Catching and stopping inventory excesses by attaching real costs for customers will mitigate replacement purchases during peak markets.
Route Sweeps for Overstocks
Consider assigning an employee as a route auditor to visit those high-volume customers daily to check for overstocks. The position could also be used to look at the placement of your textiles in the appropriate accounts. Are you using brand-new bar towels in the body shop of a car dealership? It happens!
To Count or Not to Count
There is much debate on which is most cost-effective, but counting could assist in capturing missing goods during times of high costs. Because many operators don’t count anymore, unknown losses are one of the biggest black holes in merchandise cost.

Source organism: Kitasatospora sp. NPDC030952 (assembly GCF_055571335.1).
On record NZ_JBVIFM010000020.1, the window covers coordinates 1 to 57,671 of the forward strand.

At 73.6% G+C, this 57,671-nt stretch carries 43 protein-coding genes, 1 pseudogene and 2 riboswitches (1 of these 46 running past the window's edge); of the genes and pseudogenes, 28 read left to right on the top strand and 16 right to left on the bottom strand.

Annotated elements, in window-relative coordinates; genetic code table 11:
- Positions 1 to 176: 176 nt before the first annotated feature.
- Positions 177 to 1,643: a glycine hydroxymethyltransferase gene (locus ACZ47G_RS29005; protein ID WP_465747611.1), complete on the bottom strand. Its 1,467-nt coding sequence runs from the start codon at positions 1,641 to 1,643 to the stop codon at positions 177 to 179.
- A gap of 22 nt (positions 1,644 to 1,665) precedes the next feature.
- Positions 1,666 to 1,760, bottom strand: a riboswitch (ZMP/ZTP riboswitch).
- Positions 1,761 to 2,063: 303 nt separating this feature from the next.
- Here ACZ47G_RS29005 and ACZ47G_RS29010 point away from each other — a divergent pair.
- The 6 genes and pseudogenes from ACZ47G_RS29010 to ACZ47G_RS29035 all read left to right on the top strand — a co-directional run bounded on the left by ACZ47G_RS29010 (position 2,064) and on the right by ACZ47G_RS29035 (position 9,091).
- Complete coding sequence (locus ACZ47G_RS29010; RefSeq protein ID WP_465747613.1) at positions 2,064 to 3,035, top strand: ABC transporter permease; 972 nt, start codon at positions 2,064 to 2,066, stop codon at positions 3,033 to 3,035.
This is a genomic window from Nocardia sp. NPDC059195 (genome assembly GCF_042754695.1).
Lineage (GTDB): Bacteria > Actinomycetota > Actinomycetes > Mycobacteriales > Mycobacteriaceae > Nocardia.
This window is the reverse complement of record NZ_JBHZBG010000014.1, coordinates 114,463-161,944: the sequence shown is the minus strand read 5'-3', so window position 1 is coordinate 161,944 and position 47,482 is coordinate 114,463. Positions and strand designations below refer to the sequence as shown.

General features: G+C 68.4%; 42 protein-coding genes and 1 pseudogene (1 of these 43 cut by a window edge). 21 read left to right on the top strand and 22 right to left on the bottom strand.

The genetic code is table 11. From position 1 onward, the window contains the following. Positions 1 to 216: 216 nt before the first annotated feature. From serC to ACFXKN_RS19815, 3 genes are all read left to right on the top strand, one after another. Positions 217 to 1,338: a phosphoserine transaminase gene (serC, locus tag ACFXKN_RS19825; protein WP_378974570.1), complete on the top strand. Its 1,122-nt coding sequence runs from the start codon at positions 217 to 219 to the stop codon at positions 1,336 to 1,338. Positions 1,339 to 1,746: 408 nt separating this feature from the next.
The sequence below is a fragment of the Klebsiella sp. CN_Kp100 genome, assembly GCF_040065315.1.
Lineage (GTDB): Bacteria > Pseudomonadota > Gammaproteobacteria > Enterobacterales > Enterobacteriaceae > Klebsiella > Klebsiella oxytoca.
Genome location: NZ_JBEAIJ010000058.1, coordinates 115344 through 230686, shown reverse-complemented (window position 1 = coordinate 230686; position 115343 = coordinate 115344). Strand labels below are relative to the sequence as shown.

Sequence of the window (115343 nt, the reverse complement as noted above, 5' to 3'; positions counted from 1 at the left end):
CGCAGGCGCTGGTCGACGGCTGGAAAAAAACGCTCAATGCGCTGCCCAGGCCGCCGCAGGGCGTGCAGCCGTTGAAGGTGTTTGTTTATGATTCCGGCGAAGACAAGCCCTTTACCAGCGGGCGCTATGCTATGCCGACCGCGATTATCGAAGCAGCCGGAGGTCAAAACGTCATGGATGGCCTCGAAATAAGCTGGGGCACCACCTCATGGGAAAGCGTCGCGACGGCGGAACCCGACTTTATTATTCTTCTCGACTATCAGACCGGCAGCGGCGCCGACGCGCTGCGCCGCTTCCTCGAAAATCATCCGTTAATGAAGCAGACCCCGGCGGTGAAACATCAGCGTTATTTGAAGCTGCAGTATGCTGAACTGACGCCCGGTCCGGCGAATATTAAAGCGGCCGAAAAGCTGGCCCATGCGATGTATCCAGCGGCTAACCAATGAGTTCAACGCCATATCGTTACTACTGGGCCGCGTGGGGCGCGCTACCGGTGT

Look at the true lifecycle costing in your textiles, and get the analysis down to a single serving unit. You might be surprised that paying a little more for a better textile is actually cheaper because of wear life.
Consider putting inventory under lock and key. By taking security seriously and notifying your employees that it is not about trust but expense, you send the message that costs are rising and everyone must keep their eye on inventory and abuse.
Long-Term-Care Laundry: Gary Clifford, Pines of Sarasota, Sarasota, Fla.
Start by tweaking the chemical mix going to your washers to be certain you are using the least amount of chemicals necessary to get your linen clean. Using excessive amounts of detergent and bleach can cause your linens to wear out more quickly.
Also, make sure to shorten your washer cycles as much as possible. Reducing the time spent in washers reduces friction and helps stretch linen life.
Separate your linen so that only the badly stained items go into your stain loads. Make sure the water you are introducing is not hotter than 160 F.